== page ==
Madeline has what I have come to call her “koala talons” — slender, dainty, beautiful little fingers that, when closed in a fist, could crush a Tahoe. Maybe you’ve felt the pinch of a parrot beak. Imagine an infant’s hand where each finger was a separate parrot beak and imagine the horrible force of being caught in such a grip. If Madeline wanted to shimmy herself up a palm tree (and happened to weigh 400 pounds), those steely digits could do the job in five seconds flat.
I became aware of the talons once she started walking around. She developed a habit of approaching me in the kitchen whenever I was standing flush with the island or the sink or counter. She would reach out her little Bronze Age vices, grip the flesh of my calf, and pull me away so I would see her and pick her up to inspect what she was destined to reject at dinnertime. If I had time to inspect myself physically, which we mothers rarely do, I would not be surprised to find pattern bruising the size of water droplets all up and down my leg.
Drew never exhibited extra-fingerly strength, but from the moment he was born has always had a nervous habit of pinching and pinching and pinching the extra flesh between my knuckles. (I’m feeling like a gladiator with all these references to my “flesh;” and I hesitate because I don’t want you to picture me with folds of extraneous skin.) Just last night he was kneading my knuckle skin as I read him “Drummer Boy” for the kazillionth time, and I wondered what kind of stress he was processing. I would be hand-crippled if Madeline ever took up knuckle-skinning with her talons of iron.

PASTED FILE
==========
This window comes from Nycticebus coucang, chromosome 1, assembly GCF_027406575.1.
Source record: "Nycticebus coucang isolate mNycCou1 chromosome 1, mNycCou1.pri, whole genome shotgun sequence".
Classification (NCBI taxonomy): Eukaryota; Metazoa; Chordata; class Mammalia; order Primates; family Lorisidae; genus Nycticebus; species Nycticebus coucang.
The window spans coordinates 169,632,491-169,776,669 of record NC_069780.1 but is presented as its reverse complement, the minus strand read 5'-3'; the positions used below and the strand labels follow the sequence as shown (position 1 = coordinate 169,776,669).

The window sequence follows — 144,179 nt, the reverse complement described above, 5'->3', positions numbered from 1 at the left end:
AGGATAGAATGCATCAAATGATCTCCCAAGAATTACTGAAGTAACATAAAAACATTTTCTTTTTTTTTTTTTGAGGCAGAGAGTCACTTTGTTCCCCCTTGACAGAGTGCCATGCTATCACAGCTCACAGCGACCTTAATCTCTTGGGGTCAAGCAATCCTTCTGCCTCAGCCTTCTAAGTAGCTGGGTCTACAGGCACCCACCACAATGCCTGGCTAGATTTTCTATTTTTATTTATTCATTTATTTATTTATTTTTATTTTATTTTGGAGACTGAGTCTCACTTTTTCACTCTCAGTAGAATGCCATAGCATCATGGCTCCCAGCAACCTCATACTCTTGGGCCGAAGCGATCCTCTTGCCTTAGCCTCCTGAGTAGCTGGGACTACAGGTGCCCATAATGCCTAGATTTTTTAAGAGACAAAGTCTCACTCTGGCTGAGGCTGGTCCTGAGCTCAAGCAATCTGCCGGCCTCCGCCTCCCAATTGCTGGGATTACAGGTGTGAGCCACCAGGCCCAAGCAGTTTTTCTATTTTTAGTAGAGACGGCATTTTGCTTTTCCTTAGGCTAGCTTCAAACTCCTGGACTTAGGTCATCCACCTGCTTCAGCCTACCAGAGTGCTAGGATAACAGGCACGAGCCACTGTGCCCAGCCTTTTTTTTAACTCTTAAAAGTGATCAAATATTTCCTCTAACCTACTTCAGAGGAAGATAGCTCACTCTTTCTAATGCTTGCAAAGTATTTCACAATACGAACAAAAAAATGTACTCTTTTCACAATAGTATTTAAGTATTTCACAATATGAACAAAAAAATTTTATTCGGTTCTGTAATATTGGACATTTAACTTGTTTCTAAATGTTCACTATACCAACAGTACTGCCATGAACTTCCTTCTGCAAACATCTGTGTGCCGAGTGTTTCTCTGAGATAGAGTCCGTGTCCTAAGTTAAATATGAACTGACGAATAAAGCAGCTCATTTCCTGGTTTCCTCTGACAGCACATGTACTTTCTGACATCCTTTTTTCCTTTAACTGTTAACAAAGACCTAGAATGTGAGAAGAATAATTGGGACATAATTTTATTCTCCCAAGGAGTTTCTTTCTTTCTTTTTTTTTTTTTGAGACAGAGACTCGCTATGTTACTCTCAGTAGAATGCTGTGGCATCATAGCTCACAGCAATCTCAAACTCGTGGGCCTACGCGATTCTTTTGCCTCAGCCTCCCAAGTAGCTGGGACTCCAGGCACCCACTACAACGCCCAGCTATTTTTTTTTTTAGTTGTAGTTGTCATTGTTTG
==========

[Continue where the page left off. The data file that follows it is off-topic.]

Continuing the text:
I don’t know if you’ve ever really studied your children’s hands, or your own hands. If eyes are the window to the soul, then hands are the door to the laundry room. They get stuff done. They make the world turn. They butterfly.
Yes, they butterfly. This was what my mother’s hands used to do when I was little, sick on the couch or about to fall asleep in her lap. Her gentle hands would be floating up and down my back, conveying gentle promises of love and stability, while releasing some sort of oxytocin into my bloodstream that made me woozy and full of head-water. If mothers never stopped butterflying their children’s backs, the world would cease to turn and no more children would ever be born because the effect even more paralyzing — in a wonderful way — than fear or poison. It is the gentle touch that subdues a giant. And preschoolers are giant, even though they’re not actually big.
This morning, Drew crawled up into bed with us and lay down between our heads, forming a third, smaller head in what must have looked like a three-headed Rhodes monster under the covers.
He whispered, “Mister Mommy, butterfwy my head. Do it.”
Half asleep yet sweetened by the feel of his breath on my eyelashes, I reached over and ran my fingernails just above his eyebrows. (That’s where he loves it the most.) He was still, paralyzed, for 10 minutes. I drew my head nearer to his and studied his profile up close. He was like a baby dinosaur tranquilized and supine, willing to watch his fate come towards him without moving an inch no matter what it might be.
It’s the only time I can study him at such close proximity. I administer the sedative to my little fly, the fly that has been caught in my wonderful web, and then it’s back to all things kinetic, furious and fast-paced; a; boy’s world of pitching, poking, and of course: pinching.
I marvel at the moment and at how simple it really is to connect with another person. Especially if you’re a baby koala.
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